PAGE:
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Monday, October 1, 2007

October Gave A Party

the leaves by hundreds came

Philip over at Carpe Canem notes that as a child he used to be more attuned to the seasons changing and his grandmother's custom of decorating the house with seasonal flowers. I expect he's right in that children can often look with wonderment at natural phenomenon in a more intense way than adults do. Adults are "use" to the changes, so often times we "forget" to really LOOK.

I took this picture in Northampton, Pa in late October a number of years back. I expect I can find better examples elsewhere - but this is a picture I like because you can see scarlet, red, orange, yellow and green all on the same tree.

I can't say I enjoy it getting darker now that fall is here, but I do miss gathering the fall leaves and putting them in a bowl of water to enjoy as I did when I was young. We don't have much of a fall here in southern California - the changes of season being much more subtle - i.e. drought, fire, monsoon, mudslide, earthquake, then drought again. When I was about 8, we were given a small book of poems to memorize. I do not know if children today learn this poem, but outside of Mother Goose Rhymes, this is the first poem I remember learning:

October’s Party
by George Cooper

October gave a party;
The leaves by hundreds came.
The Chestnuts, Oaks and Maples,
And leaves of every name.

The Sunshine spread a carpet,
And everything was grand,
Miss Weather led the dancing,
Professor Wind the band.

The Chestnuts came in yellow,
The Oaks in crimson dressed;
The lovely Misses maple
In scarlet looked their best.

All balanced to their partners,
And gaily fluttered by;
The sight was like a rainbow
New fallen from the sky.

Then in the rustic hollow
At hide-and-seek they played;
The party closed at sundown
And everybody stayed.

Professor Wind played louder;
They flew along the ground;
And then the party ended
In jolly "hands around."


Aimee said...

Ah, Northampton, PA - home of the K-Kids and only a stone's throw from me :)

gemoftheocean said...

:-D Figured it was pretty close to you. Do you live in Catty? ;-D

[For the uninitiated the Northampton/Catasauqua football Turkey Day classic is one of the oldest continuous high school rivalries in the country.]

Aimee said...

No, I'm not in Catty - I live closer to Coplay, but my BIL grew up as a K-Kid and they come down from NY every Thanksgiving. We give him Northampton sweatshirts for Christmas sometimes, just to keep him grounded :)

gemoftheocean said...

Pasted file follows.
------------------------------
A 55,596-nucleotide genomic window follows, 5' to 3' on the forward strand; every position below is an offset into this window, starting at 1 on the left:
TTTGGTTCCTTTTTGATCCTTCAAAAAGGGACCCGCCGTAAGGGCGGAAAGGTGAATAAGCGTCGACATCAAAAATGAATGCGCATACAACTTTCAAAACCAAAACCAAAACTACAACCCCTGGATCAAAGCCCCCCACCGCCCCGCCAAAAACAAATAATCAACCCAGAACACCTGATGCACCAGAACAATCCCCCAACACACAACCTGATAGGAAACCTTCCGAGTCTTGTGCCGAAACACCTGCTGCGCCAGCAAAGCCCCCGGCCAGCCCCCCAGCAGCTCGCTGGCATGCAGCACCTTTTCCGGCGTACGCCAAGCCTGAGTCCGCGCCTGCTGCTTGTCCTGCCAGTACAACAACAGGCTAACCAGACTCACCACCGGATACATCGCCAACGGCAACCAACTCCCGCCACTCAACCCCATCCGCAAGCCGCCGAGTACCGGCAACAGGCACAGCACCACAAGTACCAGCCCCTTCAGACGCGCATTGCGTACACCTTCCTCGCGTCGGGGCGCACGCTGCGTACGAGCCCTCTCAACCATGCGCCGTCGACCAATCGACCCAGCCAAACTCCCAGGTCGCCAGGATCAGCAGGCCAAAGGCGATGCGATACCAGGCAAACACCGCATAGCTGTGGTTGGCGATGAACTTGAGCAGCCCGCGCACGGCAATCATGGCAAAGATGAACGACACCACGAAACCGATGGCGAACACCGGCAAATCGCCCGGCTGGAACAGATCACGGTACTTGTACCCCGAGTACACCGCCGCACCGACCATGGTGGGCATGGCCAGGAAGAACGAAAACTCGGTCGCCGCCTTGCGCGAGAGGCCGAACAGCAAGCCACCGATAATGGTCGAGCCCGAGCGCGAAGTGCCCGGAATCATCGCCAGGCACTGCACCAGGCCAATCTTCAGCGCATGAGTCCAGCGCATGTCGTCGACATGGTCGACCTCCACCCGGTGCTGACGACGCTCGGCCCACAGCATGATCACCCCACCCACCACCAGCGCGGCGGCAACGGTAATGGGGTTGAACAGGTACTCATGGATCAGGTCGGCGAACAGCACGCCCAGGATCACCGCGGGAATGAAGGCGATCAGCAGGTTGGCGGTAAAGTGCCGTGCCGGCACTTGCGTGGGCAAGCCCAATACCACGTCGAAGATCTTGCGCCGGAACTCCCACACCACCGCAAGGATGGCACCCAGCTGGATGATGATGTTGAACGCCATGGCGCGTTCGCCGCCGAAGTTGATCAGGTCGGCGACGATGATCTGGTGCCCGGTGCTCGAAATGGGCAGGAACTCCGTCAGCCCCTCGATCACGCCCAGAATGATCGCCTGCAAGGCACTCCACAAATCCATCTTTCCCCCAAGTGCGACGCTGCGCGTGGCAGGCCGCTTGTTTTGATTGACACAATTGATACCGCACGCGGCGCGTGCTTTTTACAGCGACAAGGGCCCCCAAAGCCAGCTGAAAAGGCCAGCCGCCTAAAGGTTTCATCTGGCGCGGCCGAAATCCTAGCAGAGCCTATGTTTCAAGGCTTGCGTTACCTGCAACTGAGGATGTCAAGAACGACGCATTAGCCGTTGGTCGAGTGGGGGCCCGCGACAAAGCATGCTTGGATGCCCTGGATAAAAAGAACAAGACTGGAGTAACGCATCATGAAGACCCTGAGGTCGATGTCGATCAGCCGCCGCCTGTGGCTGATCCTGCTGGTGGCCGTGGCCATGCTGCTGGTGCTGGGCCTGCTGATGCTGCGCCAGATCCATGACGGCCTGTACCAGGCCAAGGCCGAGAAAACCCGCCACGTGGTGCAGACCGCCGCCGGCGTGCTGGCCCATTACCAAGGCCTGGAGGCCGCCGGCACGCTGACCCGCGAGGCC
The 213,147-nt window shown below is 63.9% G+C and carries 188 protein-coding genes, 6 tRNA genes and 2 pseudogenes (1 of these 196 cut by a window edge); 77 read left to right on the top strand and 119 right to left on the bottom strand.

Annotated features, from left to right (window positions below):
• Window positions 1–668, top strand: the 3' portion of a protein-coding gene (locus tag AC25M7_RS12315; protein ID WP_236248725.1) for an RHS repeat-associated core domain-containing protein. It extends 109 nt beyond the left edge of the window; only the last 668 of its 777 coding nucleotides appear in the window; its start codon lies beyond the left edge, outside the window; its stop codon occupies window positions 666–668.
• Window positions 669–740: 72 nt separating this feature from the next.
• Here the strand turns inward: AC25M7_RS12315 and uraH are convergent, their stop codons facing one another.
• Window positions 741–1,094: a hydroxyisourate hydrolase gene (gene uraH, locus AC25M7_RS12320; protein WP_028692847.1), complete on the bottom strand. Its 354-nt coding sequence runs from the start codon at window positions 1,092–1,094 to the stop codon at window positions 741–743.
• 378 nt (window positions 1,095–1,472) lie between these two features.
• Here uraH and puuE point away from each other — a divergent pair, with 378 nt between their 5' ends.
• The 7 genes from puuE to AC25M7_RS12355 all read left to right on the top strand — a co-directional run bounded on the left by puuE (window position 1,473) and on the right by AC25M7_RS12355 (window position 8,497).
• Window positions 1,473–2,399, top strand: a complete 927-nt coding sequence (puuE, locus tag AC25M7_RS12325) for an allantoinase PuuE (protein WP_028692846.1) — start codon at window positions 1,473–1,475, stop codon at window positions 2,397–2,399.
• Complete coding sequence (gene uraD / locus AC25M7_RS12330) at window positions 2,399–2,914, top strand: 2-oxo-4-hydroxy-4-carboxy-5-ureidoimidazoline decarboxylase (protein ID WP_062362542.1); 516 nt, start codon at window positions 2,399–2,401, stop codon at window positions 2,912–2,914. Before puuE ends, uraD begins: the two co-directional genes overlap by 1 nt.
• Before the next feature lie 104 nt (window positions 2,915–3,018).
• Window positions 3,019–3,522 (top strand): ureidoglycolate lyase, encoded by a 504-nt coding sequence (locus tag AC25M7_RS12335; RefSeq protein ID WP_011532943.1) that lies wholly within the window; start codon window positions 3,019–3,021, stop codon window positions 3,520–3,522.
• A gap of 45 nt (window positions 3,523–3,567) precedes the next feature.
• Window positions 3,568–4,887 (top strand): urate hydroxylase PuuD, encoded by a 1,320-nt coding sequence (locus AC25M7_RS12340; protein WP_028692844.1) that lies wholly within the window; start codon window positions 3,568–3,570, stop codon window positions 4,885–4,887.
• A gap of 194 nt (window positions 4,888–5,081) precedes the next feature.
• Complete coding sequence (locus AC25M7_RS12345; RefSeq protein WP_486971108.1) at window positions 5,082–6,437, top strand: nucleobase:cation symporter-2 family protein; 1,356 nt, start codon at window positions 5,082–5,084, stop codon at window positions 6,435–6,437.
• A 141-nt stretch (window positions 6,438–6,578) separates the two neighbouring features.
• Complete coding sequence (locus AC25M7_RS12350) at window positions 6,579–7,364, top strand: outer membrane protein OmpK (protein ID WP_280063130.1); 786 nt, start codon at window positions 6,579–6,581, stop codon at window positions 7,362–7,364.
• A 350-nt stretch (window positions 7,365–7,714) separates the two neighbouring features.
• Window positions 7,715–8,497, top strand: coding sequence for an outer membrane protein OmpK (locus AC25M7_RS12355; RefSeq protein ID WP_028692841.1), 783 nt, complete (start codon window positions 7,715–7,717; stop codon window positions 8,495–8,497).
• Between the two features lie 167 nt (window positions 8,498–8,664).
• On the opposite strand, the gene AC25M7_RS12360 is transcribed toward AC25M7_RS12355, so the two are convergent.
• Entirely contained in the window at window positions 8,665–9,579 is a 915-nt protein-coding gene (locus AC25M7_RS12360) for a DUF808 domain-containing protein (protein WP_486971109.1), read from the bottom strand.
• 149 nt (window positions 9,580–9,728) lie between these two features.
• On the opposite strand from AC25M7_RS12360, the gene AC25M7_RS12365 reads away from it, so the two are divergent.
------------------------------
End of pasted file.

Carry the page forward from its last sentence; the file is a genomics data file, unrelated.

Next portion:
Aimee, depending on your BIL's last name, I bet it's familiar to me if they were around a long time. I've been through the Amptennians and know a lot of those names in the cemetery, from virtually "playing" in it when I was little. I had an uncle who was "captain of the football team" in the 40s - another uncle who played 1st string in the early 60s, and a cousin who played 1st string in the early 70s, and another cousin who sat on his *$$ in the late 70s. [Although, come to think of it, he may have stole a few hubcaps during the game.] :-D One other cousin who souped up everyone's car, and his brother was 1st string chess club. [loser! ;-D] And, duh, my cousin Rosemary has a field hockey "N" and her older two brothers also graduated from there. Some of my cousin's kids also were there. I don't think either of those towns have reached 10k yet.

My grandmother lived on Lincoln ave. And 3 other aunts lived within a block or two of my grandmother. Just south of the cemeteries at the south end of town. I still think of the tract houses south of the cemetery as "new" though they must be there for a good 25 years now. It used to be a big corn field we "acquired" corn from to use for Halloween tick-tacking. I still have 2 aunts living there and 1 uncle, and a few cousins in Northampton. My mother was born on a small farm near Coplay - it looked like tract homes were making their way out that way, so I don't know if it's fallen to the lure of a buy out for the land. But after my grandmother died, my older cousin and I got curious to "see the farm" where most of my mother's generation was born. They had a good 5+ miles to walk every Sunday to St. John's.

Anonymous said...

Fall is my favorite season. I love the crisp cold air--the crackly leaves under your feet, and the lawn speckled with color--I hate to rake them up--they are so beautiful. The smell of fire from fireplaces starts to fill the air, flowers are still blooming everything is so vibrant and full of color. Fall baking spicy pumpkin pies and harvesting the last of the grapes. Taking rides in the mountains--enveloping your senses surrounded by pine scented trees intermixed with vibrant reds, oranges, and yellows--oh, my--I love Fall!

gemoftheocean said...

Fall is much better in a place that has more radical changes in the weather - I used to enjoy it much more. But I rejoice when I run across trees that change color and usually I try to get up to Julian (in our back country in the mountains) a little over 5,000 ft. in elevation. It wouldn't be fall not to go up there personally for some Apple pie and Apple cider.

Father John Boyle said...

Stunning photo.

Tamara said...

Thank you for posting George Cooper's October poem. As I child I learned the poem as a song. Ever since, I have sung it with my childhood friends, my preschool students over the last 28 years, eventually to my husband and my own 3 children.
I am eager to sing it to my first Grandchild (due this spring). It has become a fun little ritual for me to sing it to anyone who happens to be with me every October 1st! Thank you for providing ALL the stanzas! Happy Autumn!

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